Ethanol issue threatens energy plan

Legislators disagree over new tax breaks for use of gasoline additive

October 28, 2003|By Julie Hirschfeld Davis | Julie Hirschfeld Davis,SUN NATIONAL STAFF

WASHINGTON - The details of a politically vital deal to boost consumption of the corn-based fuel additive ethanol are threatening to derail a broad energy plan that congressional leaders had hoped to clear for President Bush by the end of this week.

The importance of ethanol to voters in Midwestern farm states has helped drive the energy bill this year, prodding key lawmakers - from House Speaker Dennis Hastert, an Illinois Republican, to Senate Minority Leader Tom Daschle, a South Dakota Democrat - to back the plan.

But a dispute between the House and Senate about whether to grant new tax breaks to encourage the use of ethanol has stalled the overall bill.

That puts the other elements of the measure - including reliability standards for electric utilities and fuel production incentives - at risk for the year. It would be a major setback for Bush and Republican leaders, who are pushing hard for a new energy plan.

The top Republican tax-writer in the Senate, Charles E. Grassley of Iowa, has hinted that he might block agreement on the package unless the tax break for ethanol is included. Grassley, who spoke yesterday with Karl Rove, Bush's chief political adviser, ratcheted up pressure on the president to side with him. That the White House has not done so, Grassley said, suggests a failure to understand the politics of ethanol.

"The White House," he said, "is out to lunch on this issue."

Grassley suggested that Bush, who visited an ethanol plant while campaigning in 2000, could benefit in his re-election bid by backing the tax break. The issue has pitted Midwestern farmers who produce ethanol against California and other coastal states that have been forced to blend it with their gasoline to improve air quality.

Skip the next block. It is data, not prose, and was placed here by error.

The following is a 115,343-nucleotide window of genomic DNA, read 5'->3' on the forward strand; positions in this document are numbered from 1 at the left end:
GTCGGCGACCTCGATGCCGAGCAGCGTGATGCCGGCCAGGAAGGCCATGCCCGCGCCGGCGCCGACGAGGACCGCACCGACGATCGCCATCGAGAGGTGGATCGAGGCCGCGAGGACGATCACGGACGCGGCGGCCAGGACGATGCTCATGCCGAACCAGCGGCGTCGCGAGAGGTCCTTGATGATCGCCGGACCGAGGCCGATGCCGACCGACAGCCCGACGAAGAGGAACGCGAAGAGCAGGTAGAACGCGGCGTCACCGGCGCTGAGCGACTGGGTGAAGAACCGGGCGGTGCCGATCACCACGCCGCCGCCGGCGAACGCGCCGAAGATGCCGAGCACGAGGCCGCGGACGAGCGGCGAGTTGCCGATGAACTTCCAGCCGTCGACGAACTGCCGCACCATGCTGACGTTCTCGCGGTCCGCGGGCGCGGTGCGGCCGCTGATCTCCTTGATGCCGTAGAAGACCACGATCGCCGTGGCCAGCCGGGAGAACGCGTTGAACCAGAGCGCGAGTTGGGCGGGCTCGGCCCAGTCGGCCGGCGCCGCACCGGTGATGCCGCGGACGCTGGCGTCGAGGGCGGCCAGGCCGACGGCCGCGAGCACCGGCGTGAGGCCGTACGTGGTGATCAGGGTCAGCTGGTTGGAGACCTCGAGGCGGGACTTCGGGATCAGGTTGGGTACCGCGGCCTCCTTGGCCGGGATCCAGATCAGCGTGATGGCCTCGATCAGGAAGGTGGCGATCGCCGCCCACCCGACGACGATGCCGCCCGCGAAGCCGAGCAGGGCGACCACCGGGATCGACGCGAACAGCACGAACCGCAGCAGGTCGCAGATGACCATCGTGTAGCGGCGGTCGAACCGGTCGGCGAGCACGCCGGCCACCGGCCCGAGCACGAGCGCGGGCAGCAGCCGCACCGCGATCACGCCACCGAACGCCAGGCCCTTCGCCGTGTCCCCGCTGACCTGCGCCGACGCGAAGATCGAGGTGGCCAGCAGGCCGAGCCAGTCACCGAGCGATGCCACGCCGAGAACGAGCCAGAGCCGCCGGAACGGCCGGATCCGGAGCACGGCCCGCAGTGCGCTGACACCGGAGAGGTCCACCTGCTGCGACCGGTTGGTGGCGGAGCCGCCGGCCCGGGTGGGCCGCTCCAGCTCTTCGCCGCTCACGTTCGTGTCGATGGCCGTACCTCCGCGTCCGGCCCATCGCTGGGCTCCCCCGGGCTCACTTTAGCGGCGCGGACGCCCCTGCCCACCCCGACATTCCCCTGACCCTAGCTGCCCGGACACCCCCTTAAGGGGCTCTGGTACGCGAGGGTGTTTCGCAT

"They ought to realize that I'm 100 percent right politically, because they have a better chance of winning Iowa than they do of winning California," Grassley said, referring to Bush's campaign next year.

After two months of talks, Republican negotiators from the House and Senate have resolved most of their disagreements. What remains is a package of some $16 billion in energy tax breaks that still has tax writers deeply divided.

Finance Committee Chairman Grassley is insisting the bill include the $4 billion ethanol provision. But Rep. Bill Thomas of California, the Republican Ways and Means Committee chairman, opposes the tax preference, which he says belongs in a highway measure slated to go before Congress next year.

Putting off the tax break, Senate tax writers warn, would be leaving the future of ethanol in the hands of a lawmaker whom they characterized yesterday as "hostile" to the substance.

Thomas has opposed tax preferences for ethanol in the past. A spokeswoman said yesterday that the Californian preferred not to comment on the negotiations over the energy package.

The holdup poses what could be a fatal obstacle to a deal among farm-state lawmakers, oil and gas interests and highway groups to nearly double the use of the corn-based fuel additive ethanol within a decade. The pact, pushed through the Senate this year by Daschle and Majority Leader Bill Frist of Tennessee, would require refiners to use a certain amount of ethanol in all their gasoline.

Ethanol is typically blended with gasoline to make a cleaner-burning fuel, with 10 percent ethanol and 90 percent gasoline yielding a substance called "gasohol." First used during the oil embargoes of the 1970s, it caught on once Congress amended the Clean Air Act to require cities with serious pollution to sell gasoline containing at least 2 percent oxygen.

Ethanol and the additive MTBE qualified. But MTBE, which has been found to contaminate water supplies, is set to be banned in January in California, Connecticut and New York. The bill would drop the oxygen-blending rule and instead mandate that ethanol use rise to 5 billion gallons a year.

Critics, however, see ethanol as a government giveaway, arguing that it neither protects the environment nor provides a more efficient fuel source.

Still, ethanol advocates in the Senate are pushing not only to mandate its use but also to ensure that the tax exemption that's long been in place to encourage fuel refiners to use ethanol would no longer siphon money from the federal account set aside for road construction.

Grassley has proposed granting the refiners a tax credit from the Treasury, rather than reducing the amount they must pay into the highway trust fund.

Opponents say the bill could pass without the ethanol provision. But ethanol's champions say they could hold up the bill if the tax break is not included.

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